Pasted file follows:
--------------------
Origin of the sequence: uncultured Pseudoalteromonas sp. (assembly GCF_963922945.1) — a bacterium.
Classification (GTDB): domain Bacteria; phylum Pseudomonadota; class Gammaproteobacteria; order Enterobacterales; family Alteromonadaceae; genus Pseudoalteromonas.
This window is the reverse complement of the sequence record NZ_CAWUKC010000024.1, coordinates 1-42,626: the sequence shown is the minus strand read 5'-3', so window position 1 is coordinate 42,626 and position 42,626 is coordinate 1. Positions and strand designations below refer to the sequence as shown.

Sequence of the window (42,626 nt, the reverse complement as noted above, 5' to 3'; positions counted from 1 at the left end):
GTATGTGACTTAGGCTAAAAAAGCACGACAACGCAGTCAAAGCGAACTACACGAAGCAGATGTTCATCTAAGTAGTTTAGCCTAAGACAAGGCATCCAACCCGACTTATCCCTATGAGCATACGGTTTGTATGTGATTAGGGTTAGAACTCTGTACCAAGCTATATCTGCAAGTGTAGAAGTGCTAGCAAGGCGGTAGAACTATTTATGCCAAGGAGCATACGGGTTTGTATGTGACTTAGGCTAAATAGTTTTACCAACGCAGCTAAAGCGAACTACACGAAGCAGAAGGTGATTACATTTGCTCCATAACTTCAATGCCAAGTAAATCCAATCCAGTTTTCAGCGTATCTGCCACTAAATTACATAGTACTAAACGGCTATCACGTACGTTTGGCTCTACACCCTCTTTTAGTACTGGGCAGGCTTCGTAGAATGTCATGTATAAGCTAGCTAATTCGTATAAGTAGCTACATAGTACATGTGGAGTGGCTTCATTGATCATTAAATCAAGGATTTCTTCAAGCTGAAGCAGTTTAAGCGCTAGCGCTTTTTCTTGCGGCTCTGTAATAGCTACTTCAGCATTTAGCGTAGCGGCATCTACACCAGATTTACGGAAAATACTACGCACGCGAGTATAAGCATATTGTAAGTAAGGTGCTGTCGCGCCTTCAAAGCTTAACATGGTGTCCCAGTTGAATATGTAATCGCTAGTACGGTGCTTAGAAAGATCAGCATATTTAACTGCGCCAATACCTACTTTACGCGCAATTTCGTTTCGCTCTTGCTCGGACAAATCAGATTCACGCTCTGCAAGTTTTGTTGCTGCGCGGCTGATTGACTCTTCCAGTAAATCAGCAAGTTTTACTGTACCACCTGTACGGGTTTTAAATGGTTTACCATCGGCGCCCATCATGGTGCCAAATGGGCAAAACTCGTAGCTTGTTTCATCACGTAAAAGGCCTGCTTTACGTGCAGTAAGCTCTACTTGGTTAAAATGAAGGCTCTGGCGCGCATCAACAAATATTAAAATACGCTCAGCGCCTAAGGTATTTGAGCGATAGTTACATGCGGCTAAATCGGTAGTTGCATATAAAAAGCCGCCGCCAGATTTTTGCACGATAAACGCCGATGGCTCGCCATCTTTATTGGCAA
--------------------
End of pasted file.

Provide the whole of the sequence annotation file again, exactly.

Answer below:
Origin of the sequence: uncultured Pseudoalteromonas sp. (assembly GCF_963922945.1) — a bacterium.
Classification (GTDB): domain Bacteria; phylum Pseudomonadota; class Gammaproteobacteria; order Enterobacterales; family Alteromonadaceae; genus Pseudoalteromonas.
This window is the reverse complement of the sequence record NZ_CAWUKC010000024.1, coordinates 1-42,626: the sequence shown is the minus strand read 5'-3', so window position 1 is coordinate 42,626 and position 42,626 is coordinate 1. Positions and strand designations below refer to the sequence as shown.

Sequence of the window (42,626 nt, the reverse complement as noted above, 5' to 3'; positions counted from 1 at the left end):
GTATGTGACTTAGGCTAAAAAAGCACGACAACGCAGTCAAAGCGAACTACACGAAGCAGATGTTCATCTAAGTAGTTTAGCCTAAGACAAGGCATCCAACCCGACTTATCCCTATGAGCATACGGTTTGTATGTGATTAGGGTTAGAACTCTGTACCAAGCTATATCTGCAAGTGTAGAAGTGCTAGCAAGGCGGTAGAACTATTTATGCCAAGGAGCATACGGGTTTGTATGTGACTTAGGCTAAATAGTTTTACCAACGCAGCTAAAGCGAACTACACGAAGCAGAAGGTGATTACATTTGCTCCATAACTTCAATGCCAAGTAAATCCAATCCAGTTTTCAGCGTATCTGCCACTAAATTACATAGTACTAAACGGCTATCACGTACGTTTGGCTCTACACCCTCTTTTAGTACTGGGCAGGCTTCGTAGAATGTCATGTATAAGCTAGCTAATTCGTATAAGTAGCTACATAGTACATGTGGAGTGGCTTCATTGATCATTAAATCAAGGATTTCTTCAAGCTGAAGCAGTTTAAGCGCTAGCGCTTTTTCTTGCGGCTCTGTAATAGCTACTTCAGCATTTAGCGTAGCGGCATCTACACCAGATTTACGGAAAATACTACGCACGCGAGTATAAGCATATTGTAAGTAAGGTGCTGTCGCGCCTTCAAAGCTTAACATGGTGTCCCAGTTGAATATGTAATCGCTAGTACGGTGCTTAGAAAGATCAGCATATTTAACTGCGCCAATACCTACTTTACGCGCAATTTCGTTTCGCTCTTGCTCGGACAAATCAGATTCACGCTCTGCAAGTTTTGTTGCTGCGCGGCTGATTGACTCTTCCAGTAAATCAGCAAGTTTTACTGTACCACCTGTACGGGTTTTAAATGGTTTACCATCGGCGCCCATCATGGTGCCAAATGGGCAAAACTCGTAGCTTGTTTCATCACGTAAAAGGCCTGCTTTACGTGCAGTAAGCTCTACTTGGTTAAAATGAAGGCTCTGGCGCGCATCAACAAATATTAAAATACGCTCAGCGCCTAAGGTATTTGAGCGATAGTTACATGCGGCTAAATCGGTAGTTGCATATAAAAAGCCGCCGCCAGATTTTTGCACGATAAACGCCGATGGCTCGCCATCTTTATTGGCAA